CDC Identifies Two Monkeypox Strains in US; Push Vaccines and Pharmaceutical Treatments

Lucy Hicks | June 03, 2022


At least two strains of monkeypox are currently circulating in the United States, officials from the Centers for Disease Control and Prevention (CDC) said Friday. Most cases in the United States involve the same strain that has been spreading in the United Kingdom and Europe, but investigators have also detected a variant.

This could mean that monkeypox has been spreading in the United States prior to the CDC’s investigation beginning in May, Captain Jennifer McQuiston, DVM, deputy director of the CDC’s Division of High Consequence Pathogens and Pathology, said on the June 3 press call.

“I think it is entirely possible that there could have been monkeypox cases in the United States that went under the radar previously, but not to any great degree,” she said.

Both variants appear to have evolved from strains present in Nigeria since at least 2017, when the country had its first outbreak in over 40 years.

Monkeypox is an infection that presents initially with fever, headache, and muscle ache, and patients then develop a rash on the face and body, and in sensitive areas like genitalia.

“It can be really painful, and some patients have reported needing prescription pain medicine to manage that pain,” McQuiston said. “The sores can also cause long-term scarring on the skin.”

The symptoms typically last 2 to 4 weeks, and spread through close contact.

As of June 3, 21 cases of monkeypox have been identified the United States, in 11 states: California (4), Colorado (2), Florida (3), Georgia (1), Illinois (1), Massachusetts (1), New York (4), Pennsylvania (1), Utah (2), Virginia (1), and Washington (1). More than 700 cases have been reported globally, McQuiston said, but she noted that the risk to the public remains low.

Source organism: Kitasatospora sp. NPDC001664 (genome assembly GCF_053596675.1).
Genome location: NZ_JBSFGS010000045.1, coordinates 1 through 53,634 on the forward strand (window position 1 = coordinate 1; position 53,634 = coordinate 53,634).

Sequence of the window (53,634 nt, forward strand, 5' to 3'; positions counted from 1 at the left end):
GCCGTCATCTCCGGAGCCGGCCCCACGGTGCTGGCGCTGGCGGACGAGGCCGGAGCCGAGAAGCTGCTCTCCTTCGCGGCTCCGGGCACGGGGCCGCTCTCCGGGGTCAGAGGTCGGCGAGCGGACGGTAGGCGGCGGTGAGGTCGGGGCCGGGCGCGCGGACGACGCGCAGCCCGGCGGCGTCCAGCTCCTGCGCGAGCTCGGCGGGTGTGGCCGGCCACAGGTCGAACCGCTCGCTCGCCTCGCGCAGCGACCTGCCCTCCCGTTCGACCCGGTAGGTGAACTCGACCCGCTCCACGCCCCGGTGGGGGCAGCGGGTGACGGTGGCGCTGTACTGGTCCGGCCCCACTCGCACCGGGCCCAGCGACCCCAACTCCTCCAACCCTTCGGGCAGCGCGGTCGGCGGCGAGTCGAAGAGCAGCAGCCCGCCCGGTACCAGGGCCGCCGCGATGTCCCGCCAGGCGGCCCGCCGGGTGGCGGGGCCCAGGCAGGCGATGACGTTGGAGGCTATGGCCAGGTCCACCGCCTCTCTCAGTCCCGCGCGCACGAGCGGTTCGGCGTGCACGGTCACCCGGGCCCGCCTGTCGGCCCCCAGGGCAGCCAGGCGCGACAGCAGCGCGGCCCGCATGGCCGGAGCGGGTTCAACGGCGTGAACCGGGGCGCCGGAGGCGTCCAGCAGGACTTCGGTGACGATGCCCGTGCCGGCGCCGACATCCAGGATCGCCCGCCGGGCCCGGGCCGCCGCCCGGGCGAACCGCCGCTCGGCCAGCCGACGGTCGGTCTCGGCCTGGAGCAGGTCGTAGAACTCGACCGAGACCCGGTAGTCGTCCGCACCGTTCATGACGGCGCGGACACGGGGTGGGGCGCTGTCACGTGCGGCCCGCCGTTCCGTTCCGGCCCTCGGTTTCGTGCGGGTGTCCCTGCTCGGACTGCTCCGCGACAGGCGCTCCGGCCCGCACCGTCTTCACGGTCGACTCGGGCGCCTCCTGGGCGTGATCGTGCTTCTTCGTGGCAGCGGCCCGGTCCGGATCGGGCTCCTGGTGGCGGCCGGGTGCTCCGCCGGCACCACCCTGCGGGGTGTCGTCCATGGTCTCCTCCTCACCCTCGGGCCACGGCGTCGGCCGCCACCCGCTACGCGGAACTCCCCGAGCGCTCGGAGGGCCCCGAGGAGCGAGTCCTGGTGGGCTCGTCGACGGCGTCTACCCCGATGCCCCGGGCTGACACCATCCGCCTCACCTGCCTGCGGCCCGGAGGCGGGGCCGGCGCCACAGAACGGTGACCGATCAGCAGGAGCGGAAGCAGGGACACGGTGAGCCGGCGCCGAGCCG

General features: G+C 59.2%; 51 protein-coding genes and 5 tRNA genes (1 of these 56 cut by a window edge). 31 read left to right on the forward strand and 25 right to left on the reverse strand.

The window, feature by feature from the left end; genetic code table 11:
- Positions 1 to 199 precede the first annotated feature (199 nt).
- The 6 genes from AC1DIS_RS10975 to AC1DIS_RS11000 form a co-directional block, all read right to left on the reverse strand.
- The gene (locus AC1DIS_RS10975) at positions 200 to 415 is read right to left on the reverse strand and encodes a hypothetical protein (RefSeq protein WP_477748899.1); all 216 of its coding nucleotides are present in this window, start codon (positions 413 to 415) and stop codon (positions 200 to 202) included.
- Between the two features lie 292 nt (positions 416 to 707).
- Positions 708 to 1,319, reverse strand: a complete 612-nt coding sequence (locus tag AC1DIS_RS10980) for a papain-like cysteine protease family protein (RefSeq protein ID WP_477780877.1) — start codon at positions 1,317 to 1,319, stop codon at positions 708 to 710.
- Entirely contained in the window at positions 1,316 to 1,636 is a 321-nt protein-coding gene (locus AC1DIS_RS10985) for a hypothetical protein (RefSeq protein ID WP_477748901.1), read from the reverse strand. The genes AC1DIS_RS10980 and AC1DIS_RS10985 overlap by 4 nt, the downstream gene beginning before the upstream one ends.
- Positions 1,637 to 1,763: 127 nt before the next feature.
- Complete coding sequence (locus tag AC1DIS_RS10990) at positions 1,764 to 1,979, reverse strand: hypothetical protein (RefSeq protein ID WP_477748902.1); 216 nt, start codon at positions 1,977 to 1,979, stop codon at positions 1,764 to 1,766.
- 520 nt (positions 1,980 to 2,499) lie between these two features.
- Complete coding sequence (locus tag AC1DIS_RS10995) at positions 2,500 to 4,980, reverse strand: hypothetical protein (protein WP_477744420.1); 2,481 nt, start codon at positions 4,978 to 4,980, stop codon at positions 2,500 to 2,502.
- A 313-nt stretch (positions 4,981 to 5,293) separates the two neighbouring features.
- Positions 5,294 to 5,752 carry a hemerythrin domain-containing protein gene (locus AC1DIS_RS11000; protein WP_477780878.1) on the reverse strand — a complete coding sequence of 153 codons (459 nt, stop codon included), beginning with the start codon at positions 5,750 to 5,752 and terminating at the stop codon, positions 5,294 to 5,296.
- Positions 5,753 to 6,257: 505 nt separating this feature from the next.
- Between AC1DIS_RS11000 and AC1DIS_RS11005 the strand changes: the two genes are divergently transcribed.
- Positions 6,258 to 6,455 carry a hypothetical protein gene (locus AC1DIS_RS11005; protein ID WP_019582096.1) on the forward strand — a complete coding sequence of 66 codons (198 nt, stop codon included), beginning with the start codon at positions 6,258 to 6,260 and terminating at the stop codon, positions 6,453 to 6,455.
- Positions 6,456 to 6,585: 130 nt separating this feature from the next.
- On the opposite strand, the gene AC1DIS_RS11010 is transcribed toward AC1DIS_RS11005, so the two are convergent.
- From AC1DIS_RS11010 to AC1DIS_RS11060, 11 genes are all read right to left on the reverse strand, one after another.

In a Morbidity and Mortality Weekly Report published on Friday, June 3, the CDC provided additional details on US cases, the agency’s investigation, and prevention efforts. Of the 17 cases on which the agency has additional information, 14 patients reported recent international travel to 11 different countries within 3 weeks of beginning to experience symptoms. Nearly all patients (16 of 17) self-identified as men who have sex with men (MSM), and were diagnosed with orthopoxvirus/monkeypox infection 11 days after a rash appeared, the report said. While most cases have occurred in MSM, officials said that anyone can contract monkeypox, and they are monitoring for infections throughout the entire population.

As well as tracking and isolating cases, the CDC is providing vaccines for those exposed to the virus and treatment for patients who have monkeypox, officials said. There are two orthopoxvirus vaccines available, ACAM2000 (Emergent) and JYNNEOS (Bavarian Nordic), as well as the medication tecovirimat (TPOXX, Siga). (Tecovirimat is approved for treating smallpox, but can be used to treat monkeypox under a CDC expanded access drug protocol.) So far, the agency has delivered 1200 vaccines and 100 treatment courses to eight jurisdictions in the United States.

The agency urged clinicians to look out for a characteristic rash of monkeypox, and test for the virus if they have a concern. The rashes can be “deep-seated, well-rounded lesions” than can progress to papules or fluid-filled pustules, McQuiston noted. “The important thing that we want to emphasize is that if a clinician has a concern about a rash that they’re seeing, they can test for monkey pox…even if they think what they are looking at might be explained by something else, like a more common sexually transmitted infection,” she said.



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